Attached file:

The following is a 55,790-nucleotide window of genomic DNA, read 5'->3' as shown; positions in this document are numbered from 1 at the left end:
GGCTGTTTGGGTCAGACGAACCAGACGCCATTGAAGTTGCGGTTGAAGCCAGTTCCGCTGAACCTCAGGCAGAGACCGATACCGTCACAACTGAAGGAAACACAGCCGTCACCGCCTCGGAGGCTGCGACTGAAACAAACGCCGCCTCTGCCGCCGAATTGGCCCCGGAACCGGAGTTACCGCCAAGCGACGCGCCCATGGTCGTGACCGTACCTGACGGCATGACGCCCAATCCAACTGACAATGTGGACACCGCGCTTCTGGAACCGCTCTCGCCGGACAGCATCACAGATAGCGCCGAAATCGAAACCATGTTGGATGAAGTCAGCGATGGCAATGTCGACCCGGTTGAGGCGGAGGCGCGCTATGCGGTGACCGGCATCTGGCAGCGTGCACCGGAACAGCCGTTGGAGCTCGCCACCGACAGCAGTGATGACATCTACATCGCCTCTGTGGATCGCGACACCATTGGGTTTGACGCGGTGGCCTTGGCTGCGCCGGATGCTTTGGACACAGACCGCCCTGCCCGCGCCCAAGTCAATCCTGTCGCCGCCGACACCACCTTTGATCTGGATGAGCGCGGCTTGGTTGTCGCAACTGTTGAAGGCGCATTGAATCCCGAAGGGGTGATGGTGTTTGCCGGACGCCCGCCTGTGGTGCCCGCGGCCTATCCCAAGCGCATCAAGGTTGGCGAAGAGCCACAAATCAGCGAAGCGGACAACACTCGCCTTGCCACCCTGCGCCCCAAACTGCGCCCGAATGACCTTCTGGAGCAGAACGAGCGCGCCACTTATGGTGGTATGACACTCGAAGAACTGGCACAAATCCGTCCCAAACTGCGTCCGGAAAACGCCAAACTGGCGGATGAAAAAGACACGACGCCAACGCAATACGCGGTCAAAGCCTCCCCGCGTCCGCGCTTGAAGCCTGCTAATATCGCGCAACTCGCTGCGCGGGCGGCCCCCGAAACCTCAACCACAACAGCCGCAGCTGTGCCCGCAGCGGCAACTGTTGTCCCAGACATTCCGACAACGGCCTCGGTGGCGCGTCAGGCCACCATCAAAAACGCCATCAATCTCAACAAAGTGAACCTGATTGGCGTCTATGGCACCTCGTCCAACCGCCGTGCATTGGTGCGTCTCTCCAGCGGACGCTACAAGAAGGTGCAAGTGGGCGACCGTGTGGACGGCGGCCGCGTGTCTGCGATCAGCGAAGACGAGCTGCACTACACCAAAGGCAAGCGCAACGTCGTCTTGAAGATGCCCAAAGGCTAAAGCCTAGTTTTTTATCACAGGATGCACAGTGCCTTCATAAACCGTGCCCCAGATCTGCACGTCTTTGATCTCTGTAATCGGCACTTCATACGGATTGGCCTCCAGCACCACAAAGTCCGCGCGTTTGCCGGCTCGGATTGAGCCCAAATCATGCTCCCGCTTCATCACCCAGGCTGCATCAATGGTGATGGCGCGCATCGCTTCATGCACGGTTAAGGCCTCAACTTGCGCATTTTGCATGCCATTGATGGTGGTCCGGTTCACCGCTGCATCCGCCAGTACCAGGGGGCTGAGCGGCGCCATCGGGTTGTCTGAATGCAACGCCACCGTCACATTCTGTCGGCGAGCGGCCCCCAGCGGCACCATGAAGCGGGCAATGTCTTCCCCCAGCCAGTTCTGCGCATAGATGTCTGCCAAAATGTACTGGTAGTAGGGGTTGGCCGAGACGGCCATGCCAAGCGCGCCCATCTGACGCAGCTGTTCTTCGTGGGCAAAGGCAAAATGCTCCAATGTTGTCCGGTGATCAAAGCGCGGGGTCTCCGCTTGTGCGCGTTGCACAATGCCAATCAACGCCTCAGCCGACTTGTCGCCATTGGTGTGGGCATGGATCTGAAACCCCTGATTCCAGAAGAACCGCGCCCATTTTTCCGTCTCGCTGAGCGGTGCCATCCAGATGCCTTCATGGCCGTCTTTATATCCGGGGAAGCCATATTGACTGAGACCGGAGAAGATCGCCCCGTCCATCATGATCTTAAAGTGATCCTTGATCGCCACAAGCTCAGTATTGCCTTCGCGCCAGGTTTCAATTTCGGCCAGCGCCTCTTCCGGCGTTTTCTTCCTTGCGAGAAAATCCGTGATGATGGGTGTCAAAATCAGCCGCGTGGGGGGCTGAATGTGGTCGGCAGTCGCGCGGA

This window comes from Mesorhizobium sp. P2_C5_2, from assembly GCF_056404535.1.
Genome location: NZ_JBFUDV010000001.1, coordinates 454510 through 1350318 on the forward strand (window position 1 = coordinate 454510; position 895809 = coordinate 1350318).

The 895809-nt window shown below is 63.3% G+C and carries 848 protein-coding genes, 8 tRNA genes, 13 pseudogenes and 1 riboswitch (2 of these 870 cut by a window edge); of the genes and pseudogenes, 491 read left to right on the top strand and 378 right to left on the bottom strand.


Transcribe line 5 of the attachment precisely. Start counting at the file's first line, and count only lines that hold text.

The 895809-nt window shown below is 63.3% G+C and carries 848 protein-coding genes, 8 tRNA genes, 13 pseudogenes and 1 riboswitch (2 of these 870 cut by a window edge); of the genes and pseudogenes, 491 read left to right on the top strand and 378 right to left on the bottom strand.